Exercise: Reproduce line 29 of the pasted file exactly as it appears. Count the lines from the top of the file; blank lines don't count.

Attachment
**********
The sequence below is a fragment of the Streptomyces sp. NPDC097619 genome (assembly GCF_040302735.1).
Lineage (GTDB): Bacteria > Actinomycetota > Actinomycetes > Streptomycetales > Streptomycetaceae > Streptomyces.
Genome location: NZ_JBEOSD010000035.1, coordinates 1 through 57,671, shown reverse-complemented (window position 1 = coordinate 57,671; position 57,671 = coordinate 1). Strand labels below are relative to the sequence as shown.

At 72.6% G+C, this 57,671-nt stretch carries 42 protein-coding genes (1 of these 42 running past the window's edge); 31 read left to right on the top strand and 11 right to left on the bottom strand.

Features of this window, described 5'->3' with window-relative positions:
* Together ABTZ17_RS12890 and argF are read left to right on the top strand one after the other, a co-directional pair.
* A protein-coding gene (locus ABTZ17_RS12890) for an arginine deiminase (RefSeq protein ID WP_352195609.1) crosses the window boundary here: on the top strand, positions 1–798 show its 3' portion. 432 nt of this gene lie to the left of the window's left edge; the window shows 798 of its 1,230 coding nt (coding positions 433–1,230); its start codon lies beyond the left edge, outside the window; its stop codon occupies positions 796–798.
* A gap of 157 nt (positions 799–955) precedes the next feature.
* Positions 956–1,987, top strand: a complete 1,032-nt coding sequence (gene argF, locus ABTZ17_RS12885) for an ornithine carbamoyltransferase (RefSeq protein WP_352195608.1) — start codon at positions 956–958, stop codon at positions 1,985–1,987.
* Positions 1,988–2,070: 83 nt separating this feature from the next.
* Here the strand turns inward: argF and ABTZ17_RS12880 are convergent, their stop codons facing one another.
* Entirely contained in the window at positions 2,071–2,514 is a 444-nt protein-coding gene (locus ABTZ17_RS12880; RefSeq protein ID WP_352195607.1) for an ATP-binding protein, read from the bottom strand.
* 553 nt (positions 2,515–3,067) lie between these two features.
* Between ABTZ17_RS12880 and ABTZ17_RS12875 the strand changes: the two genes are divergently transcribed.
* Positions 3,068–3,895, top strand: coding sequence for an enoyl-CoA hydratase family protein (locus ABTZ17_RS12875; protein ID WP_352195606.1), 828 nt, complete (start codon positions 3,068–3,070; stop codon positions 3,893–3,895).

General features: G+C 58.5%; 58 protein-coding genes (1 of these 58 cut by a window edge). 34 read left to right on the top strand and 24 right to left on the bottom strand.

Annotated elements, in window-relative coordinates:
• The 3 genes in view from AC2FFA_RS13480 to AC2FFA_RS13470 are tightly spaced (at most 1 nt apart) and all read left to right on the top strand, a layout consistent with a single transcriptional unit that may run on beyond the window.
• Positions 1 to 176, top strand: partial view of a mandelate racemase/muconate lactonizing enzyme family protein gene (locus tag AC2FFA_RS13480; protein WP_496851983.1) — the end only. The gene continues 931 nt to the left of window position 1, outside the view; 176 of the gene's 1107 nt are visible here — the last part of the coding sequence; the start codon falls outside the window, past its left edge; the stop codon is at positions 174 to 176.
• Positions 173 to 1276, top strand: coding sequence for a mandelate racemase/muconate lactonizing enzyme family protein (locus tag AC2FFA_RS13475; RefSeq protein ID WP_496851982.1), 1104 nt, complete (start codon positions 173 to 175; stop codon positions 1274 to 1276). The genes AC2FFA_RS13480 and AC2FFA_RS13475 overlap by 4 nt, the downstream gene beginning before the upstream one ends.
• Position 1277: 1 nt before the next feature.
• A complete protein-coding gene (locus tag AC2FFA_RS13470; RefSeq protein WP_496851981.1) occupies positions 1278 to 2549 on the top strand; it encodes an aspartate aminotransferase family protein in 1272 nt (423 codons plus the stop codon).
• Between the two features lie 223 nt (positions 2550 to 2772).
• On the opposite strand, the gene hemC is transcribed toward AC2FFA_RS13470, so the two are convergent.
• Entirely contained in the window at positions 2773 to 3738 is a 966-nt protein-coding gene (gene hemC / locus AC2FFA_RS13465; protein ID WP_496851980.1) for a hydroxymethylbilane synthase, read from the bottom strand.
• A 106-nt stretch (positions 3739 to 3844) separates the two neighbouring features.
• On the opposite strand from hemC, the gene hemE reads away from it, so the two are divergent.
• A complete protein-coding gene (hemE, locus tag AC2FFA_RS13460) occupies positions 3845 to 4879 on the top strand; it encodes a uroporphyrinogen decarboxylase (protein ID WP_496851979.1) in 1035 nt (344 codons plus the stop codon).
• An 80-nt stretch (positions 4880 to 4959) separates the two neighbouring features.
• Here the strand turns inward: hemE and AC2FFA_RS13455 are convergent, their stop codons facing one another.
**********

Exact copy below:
• An 80-nt stretch (positions 4880 to 4959) separates the two neighbouring features.